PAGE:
History

Rhoscolyn has a fascinating history, with its patron saint, Gwenfaen, first making her home and church here in 630 AD. Some say that the druids’ last stand against the Romans, who invaded Mona (Anglesey) in 60 or 61 AD, was at Cymyran, the inland sea between Mona and Holy Island and the open sea, south of Four Mile Bridge.

British Steamship Bobara

On January 24, 1955, the 7,279-tonne British steamship Bobara was grounded on a reef off Rhoscolyn Head.  Press reports told how the ship had been loaded with iron and grain in Baltimore, US, bound for Manchester.  It left Baltimore for St John’s and Manchester along the River Mersey and Manchester Ship Canal.  But the vessel, formerly an American wartime “Sam” boat, encountered low water in poor visibility and struck Cheese Rocks near Rhoscolyn.

Soon afterwards, the ship’s captain, Cpt Andrew Flint,  stripped to his underpants and greased himself with cooking fat to keep out the cold.  Jumping into the icy water, he swam in darkness through fog and heavy seas to the shore where he was met by members of the Rhoscolyn Lifesaving Association (sic).   They wrapped him in a tarpaulin and took him by tractor to Bryn Davies’s Pentre Gwyddel Farm nearby.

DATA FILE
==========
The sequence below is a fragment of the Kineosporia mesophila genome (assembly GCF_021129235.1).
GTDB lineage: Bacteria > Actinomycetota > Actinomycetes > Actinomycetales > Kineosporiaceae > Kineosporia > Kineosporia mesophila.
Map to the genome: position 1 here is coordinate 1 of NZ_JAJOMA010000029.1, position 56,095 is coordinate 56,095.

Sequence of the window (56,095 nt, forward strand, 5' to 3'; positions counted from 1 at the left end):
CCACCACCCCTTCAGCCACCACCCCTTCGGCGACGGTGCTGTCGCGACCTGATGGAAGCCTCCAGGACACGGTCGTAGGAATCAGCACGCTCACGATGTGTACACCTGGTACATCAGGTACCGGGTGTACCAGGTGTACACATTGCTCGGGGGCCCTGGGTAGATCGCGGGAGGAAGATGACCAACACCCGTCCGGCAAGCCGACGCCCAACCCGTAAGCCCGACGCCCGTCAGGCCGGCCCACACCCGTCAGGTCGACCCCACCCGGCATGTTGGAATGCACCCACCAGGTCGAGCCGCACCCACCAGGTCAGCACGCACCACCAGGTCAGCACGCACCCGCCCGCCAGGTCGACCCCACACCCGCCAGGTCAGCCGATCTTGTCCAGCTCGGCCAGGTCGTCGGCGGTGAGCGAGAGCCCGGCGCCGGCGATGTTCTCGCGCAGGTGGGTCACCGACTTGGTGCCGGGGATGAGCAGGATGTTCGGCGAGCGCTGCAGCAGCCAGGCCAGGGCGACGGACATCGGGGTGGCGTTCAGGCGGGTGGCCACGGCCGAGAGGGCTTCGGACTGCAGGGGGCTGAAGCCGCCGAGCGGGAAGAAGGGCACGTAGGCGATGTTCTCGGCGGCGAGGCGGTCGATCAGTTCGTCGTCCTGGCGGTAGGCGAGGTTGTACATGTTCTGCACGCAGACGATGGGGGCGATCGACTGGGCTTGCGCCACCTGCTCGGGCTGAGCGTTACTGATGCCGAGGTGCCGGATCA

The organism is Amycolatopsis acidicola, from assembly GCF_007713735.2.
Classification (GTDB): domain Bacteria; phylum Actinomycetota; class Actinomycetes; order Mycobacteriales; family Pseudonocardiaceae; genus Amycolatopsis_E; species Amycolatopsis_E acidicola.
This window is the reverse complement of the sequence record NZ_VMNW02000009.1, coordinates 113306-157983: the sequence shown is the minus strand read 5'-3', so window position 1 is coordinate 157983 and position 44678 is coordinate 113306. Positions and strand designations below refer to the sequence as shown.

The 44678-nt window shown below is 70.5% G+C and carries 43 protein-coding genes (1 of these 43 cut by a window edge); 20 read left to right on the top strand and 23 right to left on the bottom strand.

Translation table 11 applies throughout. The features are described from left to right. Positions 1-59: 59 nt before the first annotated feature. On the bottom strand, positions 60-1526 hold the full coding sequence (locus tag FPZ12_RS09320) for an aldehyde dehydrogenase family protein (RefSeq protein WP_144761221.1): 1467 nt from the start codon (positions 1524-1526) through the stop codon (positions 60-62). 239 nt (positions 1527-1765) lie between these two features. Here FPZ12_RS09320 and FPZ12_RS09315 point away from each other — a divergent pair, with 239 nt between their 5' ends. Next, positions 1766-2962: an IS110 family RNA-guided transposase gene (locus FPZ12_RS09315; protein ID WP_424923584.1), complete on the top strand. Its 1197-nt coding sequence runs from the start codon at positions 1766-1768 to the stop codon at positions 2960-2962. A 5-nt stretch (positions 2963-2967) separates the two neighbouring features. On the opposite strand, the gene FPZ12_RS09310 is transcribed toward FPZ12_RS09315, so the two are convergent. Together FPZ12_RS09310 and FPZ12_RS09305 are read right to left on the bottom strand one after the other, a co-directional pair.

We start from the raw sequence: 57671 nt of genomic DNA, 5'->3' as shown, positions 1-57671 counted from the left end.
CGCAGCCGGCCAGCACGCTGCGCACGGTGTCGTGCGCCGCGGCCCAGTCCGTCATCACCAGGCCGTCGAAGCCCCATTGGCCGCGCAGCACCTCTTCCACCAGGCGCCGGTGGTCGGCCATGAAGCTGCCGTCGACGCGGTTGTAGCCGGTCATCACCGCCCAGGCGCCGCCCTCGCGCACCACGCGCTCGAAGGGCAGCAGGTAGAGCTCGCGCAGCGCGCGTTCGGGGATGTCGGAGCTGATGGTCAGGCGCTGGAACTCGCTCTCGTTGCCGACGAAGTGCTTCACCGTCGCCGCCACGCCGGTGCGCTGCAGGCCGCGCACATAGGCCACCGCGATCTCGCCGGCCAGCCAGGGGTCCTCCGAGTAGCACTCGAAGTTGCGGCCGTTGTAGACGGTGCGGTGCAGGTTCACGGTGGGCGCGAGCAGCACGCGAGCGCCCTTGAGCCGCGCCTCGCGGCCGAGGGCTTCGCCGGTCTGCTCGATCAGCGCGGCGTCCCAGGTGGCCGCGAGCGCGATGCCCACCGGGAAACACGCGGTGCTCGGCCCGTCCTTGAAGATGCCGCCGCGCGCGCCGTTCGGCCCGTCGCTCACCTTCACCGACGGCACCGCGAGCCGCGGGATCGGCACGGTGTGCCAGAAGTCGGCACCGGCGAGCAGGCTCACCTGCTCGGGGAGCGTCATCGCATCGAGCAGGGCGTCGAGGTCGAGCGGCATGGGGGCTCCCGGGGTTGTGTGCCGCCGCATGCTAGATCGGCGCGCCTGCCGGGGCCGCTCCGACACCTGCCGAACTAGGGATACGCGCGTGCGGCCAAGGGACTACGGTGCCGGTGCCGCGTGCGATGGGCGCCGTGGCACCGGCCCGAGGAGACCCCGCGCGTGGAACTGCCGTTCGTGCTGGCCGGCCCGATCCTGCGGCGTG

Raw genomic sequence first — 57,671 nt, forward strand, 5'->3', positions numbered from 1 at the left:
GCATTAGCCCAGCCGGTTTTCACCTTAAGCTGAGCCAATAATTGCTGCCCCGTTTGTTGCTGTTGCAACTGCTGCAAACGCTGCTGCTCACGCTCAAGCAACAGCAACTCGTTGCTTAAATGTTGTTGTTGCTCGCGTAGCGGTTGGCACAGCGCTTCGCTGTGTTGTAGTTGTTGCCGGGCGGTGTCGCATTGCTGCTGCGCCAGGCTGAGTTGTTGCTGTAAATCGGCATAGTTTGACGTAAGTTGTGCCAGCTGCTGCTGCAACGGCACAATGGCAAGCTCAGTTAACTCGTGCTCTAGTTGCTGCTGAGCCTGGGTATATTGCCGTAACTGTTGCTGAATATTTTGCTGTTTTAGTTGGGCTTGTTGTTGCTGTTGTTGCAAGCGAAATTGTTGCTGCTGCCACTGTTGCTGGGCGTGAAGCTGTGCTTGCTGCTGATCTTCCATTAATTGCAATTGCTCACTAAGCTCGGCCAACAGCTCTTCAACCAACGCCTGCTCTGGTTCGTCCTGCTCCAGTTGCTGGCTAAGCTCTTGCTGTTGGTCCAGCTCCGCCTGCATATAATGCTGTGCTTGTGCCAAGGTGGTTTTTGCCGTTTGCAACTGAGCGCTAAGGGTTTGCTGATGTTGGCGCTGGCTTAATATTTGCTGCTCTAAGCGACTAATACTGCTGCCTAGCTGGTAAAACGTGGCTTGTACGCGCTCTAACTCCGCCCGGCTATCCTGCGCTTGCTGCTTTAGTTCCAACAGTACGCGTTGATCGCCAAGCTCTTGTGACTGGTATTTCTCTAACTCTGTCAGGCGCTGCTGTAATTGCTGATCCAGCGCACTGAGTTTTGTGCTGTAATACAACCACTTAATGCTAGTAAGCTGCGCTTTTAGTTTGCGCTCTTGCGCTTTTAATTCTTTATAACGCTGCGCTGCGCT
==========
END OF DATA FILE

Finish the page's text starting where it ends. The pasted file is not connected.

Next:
He returned across the muddy field to find the lifesaving crew had rigged up a breeches buoy using rope. Thirty-three crewmen were taken off (pictured above – captured by George Lees, a customs officer).   Mr Lees, originally from Manchester, had been dispatched to Holyhead from his previous posting in London.  Although off-duty that day, he accompanied some of the officers as they inspected the ship, managing to picture some of the crewmen being rescued from the vessel.  He said:  “I wasn’t on duty that day but decided to go along to have a look anyway. It was quite an extraordinary sight for a young man, which I was at the time.  After the crew got off safely, the vessel was transported to Holyhead for emergency repairs and was refloated a few days later.

He continued: “It was very unusual for the captain himself to go and get help, and I believe he was disciplined thereafter. I imagine he really regretted not sending one of the crew members!”

And here is the very breeches buoy that was used that day – which was on display at the July History event in Rhoscolyn hall – lent by Susan Hanbury.  Whose father, Evan Evans of Bryn Golau, was one of the lifesaving team pictured above (top picture).  Susan tells us that she is fairly certain that he is the chap centre front of the picture (with his back turned).